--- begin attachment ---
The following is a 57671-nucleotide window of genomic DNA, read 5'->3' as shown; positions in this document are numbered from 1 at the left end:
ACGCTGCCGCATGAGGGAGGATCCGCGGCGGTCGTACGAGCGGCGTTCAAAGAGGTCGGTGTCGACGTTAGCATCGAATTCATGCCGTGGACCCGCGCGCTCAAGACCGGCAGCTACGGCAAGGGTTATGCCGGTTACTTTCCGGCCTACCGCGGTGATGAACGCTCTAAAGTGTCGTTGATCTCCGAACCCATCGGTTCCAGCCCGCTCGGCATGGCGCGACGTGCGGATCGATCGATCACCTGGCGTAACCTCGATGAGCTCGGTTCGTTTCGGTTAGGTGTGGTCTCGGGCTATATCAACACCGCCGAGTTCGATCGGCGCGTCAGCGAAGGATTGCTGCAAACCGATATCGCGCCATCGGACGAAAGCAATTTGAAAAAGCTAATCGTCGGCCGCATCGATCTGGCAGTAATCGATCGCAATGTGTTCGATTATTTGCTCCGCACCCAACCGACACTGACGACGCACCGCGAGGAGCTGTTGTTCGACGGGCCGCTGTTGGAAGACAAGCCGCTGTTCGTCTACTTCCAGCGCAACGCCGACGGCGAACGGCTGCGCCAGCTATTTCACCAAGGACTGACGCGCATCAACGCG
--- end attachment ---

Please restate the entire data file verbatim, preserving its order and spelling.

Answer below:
The following is a 57671-nucleotide window of genomic DNA, read 5'->3' as shown; positions in this document are numbered from 1 at the left end:
ACGCTGCCGCATGAGGGAGGATCCGCGGCGGTCGTACGAGCGGCGTTCAAAGAGGTCGGTGTCGACGTTAGCATCGAATTCATGCCGTGGACCCGCGCGCTCAAGACCGGCAGCTACGGCAAGGGTTATGCCGGTTACTTTCCGGCCTACCGCGGTGATGAACGCTCTAAAGTGTCGTTGATCTCCGAACCCATCGGTTCCAGCCCGCTCGGCATGGCGCGACGTGCGGATCGATCGATCACCTGGCGTAACCTCGATGAGCTCGGTTCGTTTCGGTTAGGTGTGGTCTCGGGCTATATCAACACCGCCGAGTTCGATCGGCGCGTCAGCGAAGGATTGCTGCAAACCGATATCGCGCCATCGGACGAAAGCAATTTGAAAAAGCTAATCGTCGGCCGCATCGATCTGGCAGTAATCGATCGCAATGTGTTCGATTATTTGCTCCGCACCCAACCGACACTGACGACGCACCGCGAGGAGCTGTTGTTCGACGGGCCGCTGTTGGAAGACAAGCCGCTGTTCGTCTACTTCCAGCGCAACGCCGACGGCGAACGGCTGCGCCAGCTATTTCACCAAGGACTGACGCGCATCAACGCG